If food has always been political, as Bon Appétit asserts—so, too, has performance style. It is overdue for food media creators to wake up and smell the coffee.
Entertaining and informative, High on the Hog disrupts the Eurocentrism entrenched in the culinary world that tends to devalue so-called ethnic foods.
Can food alone undo centuries of anti-immigrant policies that are ingrained in the fabric of the American nation? Padma Lakshmi's Taste the Nation certainly tries.
A common thread unites Ivy Mix's engaging Spirits of Latin America; "the chaotic intermixture between indigenous and European traditions" is still an inextricable facet of life for everyone who inhabits the "New World".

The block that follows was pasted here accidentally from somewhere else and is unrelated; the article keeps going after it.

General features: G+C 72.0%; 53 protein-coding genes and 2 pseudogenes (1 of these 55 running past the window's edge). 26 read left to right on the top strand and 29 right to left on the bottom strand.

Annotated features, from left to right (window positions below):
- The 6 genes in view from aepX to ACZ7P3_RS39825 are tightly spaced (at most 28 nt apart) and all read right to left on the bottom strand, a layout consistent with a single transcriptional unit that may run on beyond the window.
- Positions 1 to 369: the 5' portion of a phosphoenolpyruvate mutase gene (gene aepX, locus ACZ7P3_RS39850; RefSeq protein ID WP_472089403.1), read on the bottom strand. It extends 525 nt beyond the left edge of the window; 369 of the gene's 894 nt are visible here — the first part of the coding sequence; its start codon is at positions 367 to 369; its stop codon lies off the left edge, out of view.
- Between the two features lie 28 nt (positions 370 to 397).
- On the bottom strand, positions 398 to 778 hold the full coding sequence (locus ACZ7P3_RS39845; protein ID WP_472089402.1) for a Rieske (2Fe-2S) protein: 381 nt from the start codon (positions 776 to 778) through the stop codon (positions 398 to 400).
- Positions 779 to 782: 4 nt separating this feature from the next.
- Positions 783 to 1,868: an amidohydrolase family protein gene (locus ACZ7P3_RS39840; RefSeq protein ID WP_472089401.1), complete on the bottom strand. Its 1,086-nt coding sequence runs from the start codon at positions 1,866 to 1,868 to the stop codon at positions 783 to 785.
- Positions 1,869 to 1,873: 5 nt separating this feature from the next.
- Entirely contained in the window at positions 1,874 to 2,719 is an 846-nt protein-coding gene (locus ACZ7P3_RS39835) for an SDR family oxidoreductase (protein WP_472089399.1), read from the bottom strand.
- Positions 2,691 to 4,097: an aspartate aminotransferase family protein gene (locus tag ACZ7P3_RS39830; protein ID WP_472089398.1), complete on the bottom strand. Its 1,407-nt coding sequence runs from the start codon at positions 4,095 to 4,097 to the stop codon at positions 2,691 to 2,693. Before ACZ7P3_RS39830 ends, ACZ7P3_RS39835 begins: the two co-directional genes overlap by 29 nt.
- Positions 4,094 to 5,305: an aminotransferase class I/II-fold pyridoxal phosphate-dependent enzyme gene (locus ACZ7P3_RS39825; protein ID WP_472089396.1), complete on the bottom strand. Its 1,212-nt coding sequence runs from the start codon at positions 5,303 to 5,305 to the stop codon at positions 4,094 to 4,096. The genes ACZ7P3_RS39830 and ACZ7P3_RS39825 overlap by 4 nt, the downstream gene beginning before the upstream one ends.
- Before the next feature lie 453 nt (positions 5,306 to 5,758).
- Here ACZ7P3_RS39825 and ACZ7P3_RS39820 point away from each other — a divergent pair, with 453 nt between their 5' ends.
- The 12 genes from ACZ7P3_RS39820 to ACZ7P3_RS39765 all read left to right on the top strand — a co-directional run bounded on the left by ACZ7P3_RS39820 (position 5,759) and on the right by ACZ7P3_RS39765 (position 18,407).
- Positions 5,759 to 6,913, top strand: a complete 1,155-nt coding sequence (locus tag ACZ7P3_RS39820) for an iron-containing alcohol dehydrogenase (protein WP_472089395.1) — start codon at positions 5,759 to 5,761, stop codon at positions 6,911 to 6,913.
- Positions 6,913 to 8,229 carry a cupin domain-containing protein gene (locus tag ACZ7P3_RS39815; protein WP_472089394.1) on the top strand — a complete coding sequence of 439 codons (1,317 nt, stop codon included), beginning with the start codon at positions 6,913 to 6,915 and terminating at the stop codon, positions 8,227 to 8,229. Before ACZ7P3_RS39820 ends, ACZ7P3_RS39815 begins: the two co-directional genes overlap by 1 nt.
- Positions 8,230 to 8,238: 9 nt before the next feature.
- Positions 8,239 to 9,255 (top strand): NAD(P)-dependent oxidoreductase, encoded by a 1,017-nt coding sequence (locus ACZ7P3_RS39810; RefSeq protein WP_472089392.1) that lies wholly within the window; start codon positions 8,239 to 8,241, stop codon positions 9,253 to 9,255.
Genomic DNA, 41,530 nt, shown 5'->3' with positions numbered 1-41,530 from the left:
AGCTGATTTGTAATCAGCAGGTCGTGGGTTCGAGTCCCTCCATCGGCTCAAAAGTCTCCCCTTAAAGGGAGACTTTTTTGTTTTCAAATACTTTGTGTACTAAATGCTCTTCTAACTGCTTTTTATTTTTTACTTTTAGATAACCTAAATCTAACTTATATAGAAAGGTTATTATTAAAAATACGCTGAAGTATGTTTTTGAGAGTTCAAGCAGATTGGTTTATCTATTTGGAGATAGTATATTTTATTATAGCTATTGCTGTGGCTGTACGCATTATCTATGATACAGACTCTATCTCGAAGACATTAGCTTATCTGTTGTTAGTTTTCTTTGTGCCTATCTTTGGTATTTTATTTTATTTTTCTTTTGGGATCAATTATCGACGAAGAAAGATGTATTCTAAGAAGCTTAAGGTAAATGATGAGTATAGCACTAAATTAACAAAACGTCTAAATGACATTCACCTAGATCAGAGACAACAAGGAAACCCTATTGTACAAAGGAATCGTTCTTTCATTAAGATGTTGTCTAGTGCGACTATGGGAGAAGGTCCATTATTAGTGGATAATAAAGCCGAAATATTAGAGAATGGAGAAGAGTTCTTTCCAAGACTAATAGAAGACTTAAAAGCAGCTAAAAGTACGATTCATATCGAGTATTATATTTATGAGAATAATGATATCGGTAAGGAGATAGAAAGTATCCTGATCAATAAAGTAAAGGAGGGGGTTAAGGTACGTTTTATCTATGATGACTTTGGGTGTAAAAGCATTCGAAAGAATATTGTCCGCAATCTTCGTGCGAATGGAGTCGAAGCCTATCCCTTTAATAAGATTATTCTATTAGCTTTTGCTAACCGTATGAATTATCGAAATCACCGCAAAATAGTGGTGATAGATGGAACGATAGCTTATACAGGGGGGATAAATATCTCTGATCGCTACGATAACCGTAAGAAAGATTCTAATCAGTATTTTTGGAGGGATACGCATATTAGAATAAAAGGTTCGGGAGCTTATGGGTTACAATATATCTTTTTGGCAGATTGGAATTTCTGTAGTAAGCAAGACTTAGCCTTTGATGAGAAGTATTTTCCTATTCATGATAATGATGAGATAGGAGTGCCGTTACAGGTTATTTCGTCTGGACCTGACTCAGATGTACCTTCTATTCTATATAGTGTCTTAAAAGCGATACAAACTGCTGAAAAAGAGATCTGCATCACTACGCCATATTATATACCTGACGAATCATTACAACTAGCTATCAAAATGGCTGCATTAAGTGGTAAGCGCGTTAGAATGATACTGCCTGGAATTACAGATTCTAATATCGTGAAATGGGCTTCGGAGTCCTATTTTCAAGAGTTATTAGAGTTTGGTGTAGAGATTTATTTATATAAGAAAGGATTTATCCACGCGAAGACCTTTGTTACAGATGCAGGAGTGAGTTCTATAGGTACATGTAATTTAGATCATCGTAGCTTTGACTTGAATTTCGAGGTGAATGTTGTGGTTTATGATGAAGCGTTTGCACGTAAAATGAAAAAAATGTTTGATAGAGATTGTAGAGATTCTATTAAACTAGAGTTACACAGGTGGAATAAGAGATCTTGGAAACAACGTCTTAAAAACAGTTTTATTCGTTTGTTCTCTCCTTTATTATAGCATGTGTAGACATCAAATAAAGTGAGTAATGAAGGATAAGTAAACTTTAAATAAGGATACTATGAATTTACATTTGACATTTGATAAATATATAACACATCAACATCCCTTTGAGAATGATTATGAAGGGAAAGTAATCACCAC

Cookbooks are rarely read as political or even narrative texts. However, alongside the recipes and lists of ingredients is often rich information about the ideologies and social structures that the foods are consumed within.
One of Bourdain's common themes in A Cook's Tour was eating meals that locals said "will make you strong." His focus was not on the bravado, however, but on the people involved in making local food, home cooks and restauranteurs alike.
Amy B. Trubek's Making Modern Meals: How Americans Cook Today makes the familiar compellingly strange as meals become complex processes of self, other, and culture.